Lipid Metabolism Is Dysregulated before, during and after Pregnancy in a Mouse Model of Gestational Diabetes.
The aim of the current study was to test the hypothesis that maternal lipid metabolism was modulated during normal pregnancy and that these modulations are altered in gestational diabetes mellitus (GDM). We tested this hypothesis using an established mouse model of diet-induced obesity with pregnancy-associated loss of glucose tolerance and a novel lipid analysis tool, Lipid Traffic Analysis, that uses the temporal distribution of lipids to identify differences in the control of lipid metabolism through a time course. Our results suggest that the start of pregnancy is associated with several changes in lipid metabolism, including fewer variables associated with de novo lipogenesis and fewer PUFA-containing lipids in the circulation. Several of the changes in lipid metabolism in healthy pregnancies were less apparent or occurred later in dams who developed GDM. Some changes in maternal lipid metabolism in the obese-GDM group were so late as to only occur as the control dams' systems began to switch back towards the non-pregnant state. These results demonstrate that lipid metabolism is modulated in healthy pregnancy and the timing of these changes is altered in GDM pregnancies. These findings raise important questions about how lipid metabolism contributes to changes in metabolism during healthy pregnancies. Furthermore, as alterations in the lipidome are present before the loss of glucose tolerance, they could contribute to the development of GDM mechanistically.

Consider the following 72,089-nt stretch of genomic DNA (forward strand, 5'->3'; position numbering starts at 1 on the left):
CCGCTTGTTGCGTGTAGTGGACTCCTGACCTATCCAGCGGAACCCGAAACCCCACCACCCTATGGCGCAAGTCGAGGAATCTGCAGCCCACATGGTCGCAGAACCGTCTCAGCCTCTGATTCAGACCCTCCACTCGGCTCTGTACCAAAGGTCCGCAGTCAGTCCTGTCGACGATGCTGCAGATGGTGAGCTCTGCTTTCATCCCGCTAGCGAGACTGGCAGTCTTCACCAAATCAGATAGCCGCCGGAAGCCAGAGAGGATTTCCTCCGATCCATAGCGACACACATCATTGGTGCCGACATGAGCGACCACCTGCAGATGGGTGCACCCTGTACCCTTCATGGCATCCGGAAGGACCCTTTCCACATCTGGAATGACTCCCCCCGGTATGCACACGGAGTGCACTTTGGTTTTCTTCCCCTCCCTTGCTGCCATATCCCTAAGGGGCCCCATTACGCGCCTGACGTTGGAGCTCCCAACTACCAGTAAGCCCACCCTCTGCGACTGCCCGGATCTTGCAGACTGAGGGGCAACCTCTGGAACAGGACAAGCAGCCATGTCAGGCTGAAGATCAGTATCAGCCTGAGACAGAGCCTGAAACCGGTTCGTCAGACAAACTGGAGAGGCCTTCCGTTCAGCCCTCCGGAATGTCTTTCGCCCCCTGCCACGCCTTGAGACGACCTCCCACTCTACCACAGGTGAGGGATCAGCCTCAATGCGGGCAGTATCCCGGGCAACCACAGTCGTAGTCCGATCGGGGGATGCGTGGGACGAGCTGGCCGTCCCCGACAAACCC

Biotechnology and Biological Sciences Research Council (BB/M027252/1)
Medical Research Council (MC_UU_12012/4)
British Heart Foundation (RG/17/12/33167)
Medical Research Council (MC_UU_12012/5)